Last week, credit concerns in Europe eased and the market staged an impressive rally. Economic conditions improved and prices are within striking distance of a new two-year high.
The nice orderly rally that we saw in September and October was a sign of strength. The market did not get ahead of itself until the post-election “blow off”. Traders did not expect the president to compromise on the Bush tax credits and that breakout prompted a round of profit-taking.
I reference this technical price action because I believe it will be typical of what we see in coming months. All of the puzzle pieces are in place except one. Corporate balance sheets are strong, profits are excellent, valuations are cheap, interest rates are low, inflation is benign, economic conditions are improving and China’s growth is unstoppable. If not for a potential credit crisis, we would be in the middle of a runaway rally.
The market can deal with anything (wars, recessions and terrorism), but it can’t deal with a credit crisis. Once the banking system locks up, companies can’t access funds and even small amount of leverage can be lethal. Investors scramble for cover and they sell assets to generate cash. This vicious cycle turns into panic and valuation means nothing.
From a fiscal standpoint, corporations have acted responsibly. They have managed expenses and they have reduced debt in the last decade. Unfortunately, their prudence has not rubbed off on governments or individuals. The foundation for future economic growth is cracked and massive debt levels will eventually lead to disaster.
Entitlement (Social Security, pensions and healthcare) are crippling the United States and Europe. Workers have paid in a fraction of what they will collect in benefits. An aging population will lead to explosive budget deficits in coming years and politicians are unable to pass structural reform.
The 18 member deficit reduction panel that was established 10 months ago can’t get the 14 votes required to make miniscule changes to Social Security. Their proposal to increase the retirement age by two years over the next six decades was rejected last week. Sadly, even if it were passed, it would not have done enough to avoid a financial crisis.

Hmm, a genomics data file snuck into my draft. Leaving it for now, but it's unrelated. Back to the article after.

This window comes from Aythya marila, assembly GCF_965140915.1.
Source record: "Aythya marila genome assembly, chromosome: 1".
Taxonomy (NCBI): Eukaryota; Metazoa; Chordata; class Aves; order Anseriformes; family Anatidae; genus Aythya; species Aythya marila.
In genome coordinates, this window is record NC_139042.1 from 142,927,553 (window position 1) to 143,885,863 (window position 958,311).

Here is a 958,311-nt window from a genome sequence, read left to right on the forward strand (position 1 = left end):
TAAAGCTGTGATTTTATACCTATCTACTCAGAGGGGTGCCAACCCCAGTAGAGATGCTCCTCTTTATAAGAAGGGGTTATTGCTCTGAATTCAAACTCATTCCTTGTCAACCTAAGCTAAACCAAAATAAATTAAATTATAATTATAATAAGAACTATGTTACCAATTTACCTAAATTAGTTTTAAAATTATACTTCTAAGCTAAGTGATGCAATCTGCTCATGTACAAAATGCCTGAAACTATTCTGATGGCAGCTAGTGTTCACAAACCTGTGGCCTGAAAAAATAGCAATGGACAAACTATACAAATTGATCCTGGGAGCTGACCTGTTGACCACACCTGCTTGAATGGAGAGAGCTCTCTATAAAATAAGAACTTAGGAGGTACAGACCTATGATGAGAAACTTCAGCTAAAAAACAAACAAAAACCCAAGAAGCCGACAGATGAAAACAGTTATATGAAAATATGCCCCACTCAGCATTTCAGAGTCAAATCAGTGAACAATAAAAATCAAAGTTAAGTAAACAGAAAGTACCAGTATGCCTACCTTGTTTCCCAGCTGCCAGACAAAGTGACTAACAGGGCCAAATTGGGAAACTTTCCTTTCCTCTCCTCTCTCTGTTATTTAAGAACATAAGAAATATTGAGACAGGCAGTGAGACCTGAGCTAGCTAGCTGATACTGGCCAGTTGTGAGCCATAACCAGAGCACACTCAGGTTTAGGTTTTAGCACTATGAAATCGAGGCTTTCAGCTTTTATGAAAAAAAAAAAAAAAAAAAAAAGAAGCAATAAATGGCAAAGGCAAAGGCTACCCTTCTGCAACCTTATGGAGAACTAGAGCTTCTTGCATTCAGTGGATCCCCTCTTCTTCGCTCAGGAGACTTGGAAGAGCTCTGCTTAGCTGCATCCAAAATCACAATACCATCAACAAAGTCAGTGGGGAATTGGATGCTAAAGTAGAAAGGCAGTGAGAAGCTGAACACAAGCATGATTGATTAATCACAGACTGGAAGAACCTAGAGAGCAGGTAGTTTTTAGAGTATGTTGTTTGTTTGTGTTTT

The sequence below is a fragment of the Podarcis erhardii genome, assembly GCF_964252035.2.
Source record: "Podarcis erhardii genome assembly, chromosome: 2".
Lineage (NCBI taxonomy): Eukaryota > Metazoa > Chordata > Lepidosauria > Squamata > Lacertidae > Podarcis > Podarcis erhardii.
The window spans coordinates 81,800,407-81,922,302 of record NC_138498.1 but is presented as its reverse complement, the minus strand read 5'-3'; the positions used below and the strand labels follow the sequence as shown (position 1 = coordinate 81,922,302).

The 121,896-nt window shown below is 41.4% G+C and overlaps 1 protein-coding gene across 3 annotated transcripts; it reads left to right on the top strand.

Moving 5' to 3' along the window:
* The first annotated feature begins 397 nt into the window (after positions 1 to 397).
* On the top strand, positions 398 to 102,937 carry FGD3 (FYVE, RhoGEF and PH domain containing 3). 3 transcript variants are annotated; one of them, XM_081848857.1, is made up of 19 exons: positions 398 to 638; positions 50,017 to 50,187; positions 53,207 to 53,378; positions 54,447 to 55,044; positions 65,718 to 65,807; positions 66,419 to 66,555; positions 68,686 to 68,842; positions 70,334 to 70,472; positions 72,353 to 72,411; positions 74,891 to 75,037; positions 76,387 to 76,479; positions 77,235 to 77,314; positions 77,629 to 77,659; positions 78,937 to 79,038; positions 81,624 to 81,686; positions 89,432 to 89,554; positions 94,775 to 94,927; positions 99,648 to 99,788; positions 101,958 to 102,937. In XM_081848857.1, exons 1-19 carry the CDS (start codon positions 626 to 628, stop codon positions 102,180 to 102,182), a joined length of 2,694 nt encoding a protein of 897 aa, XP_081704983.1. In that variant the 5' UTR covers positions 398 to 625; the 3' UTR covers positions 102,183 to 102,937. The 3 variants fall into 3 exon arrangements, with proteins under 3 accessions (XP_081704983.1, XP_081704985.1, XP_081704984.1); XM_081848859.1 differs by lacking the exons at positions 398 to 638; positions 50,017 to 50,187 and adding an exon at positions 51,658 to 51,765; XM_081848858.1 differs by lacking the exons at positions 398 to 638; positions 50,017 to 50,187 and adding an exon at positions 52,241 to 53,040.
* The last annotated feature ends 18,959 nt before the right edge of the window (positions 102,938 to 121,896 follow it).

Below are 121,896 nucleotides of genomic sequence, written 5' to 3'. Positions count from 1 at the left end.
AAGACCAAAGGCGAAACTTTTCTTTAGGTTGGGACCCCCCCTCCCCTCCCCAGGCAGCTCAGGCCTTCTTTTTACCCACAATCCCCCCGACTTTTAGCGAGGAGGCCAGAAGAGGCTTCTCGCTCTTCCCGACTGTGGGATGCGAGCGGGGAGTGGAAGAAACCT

Imagine multiplying this dissension by 16 and you can appreciate the gridlock in the EU. Each member nation has its own social and economic beliefs and it will be impossible to reach a consensus on anything. Stronger nations like Germany don’t want to finance irresponsible spending. Budget deficits needed to be addressed and the consequences had to be outlined when the EU was originally formed. Now that a crisis is close at hand, it will be impossible to impose new rules.
This market environment reminds me of 2007. The market continued to grind higher and all of the puzzle pieces were in place at that time as well. Earnings were good, the economy was strong, unemployment was below 5% and interest rates were relatively low. Every few months, rumors of a “housing bubble” would shake investors out of the market and then prices would quickly rebound. Real estate prices had never declined in the US and the threat was quickly dismissed.
A financial collapse in Europe and the US seemed impossible until two years ago. The wounds from 2009 are still fresh and investors are not ready to fully embrace this market. Consequently, the rally will be nice and orderly. If stock prices get overextended, profit taking will set in. Occasionally, new information will surface and credit concerns will spark a correction. This pattern will continue until a major event (a sovereign default or three) occurs.
Investors that sat on the sidelines ahead of the tech bubble (1998) or ahead if the housing bubble (2005) missed the biggest part of the rally. Traders who shorted the market prematurely were carried out in body bags. The lesson to be learned is that the market will always move to extremes. It will move higher and lower than you could have ever imagined.
The magnitude of this rally will be determined by the willingness of investors to support this ponzie scheme. When they realize that the EU or the US won’t repay their debt, they will stop lending money. It might take many months to reach that point, but we are getting closer every day. It will start with the PIIGS and it will spread quickly.
China is spending their funny money (Euros and dollars) as fast as possible. They are no longer our largest lender and they are trying to buy assets (corporations, real estate and natural resources). They have been fiscally responsible ($1.5 trillion in foreign reserves) and they do not want to get stuck holding the bag. China’s gold imports increased fivefold last year. Should they become net sellers of US treasuries, our interest rates will jump higher. At a time when the Fed is buying treasuries to keep rates low (QE2), you have to wonder why they have started to rise.
I will play a year-end rally, but my exposure will be very limited. Implied volatilies are falling and this is a good time to buy calls. I like commodity stocks. A weak euro and a weak dollar will make these stocks attractive and the demand for commodities in emerging markets is strong. Look for stocks to move higher into year-end, but be ready at all times to short a major technical breakdown.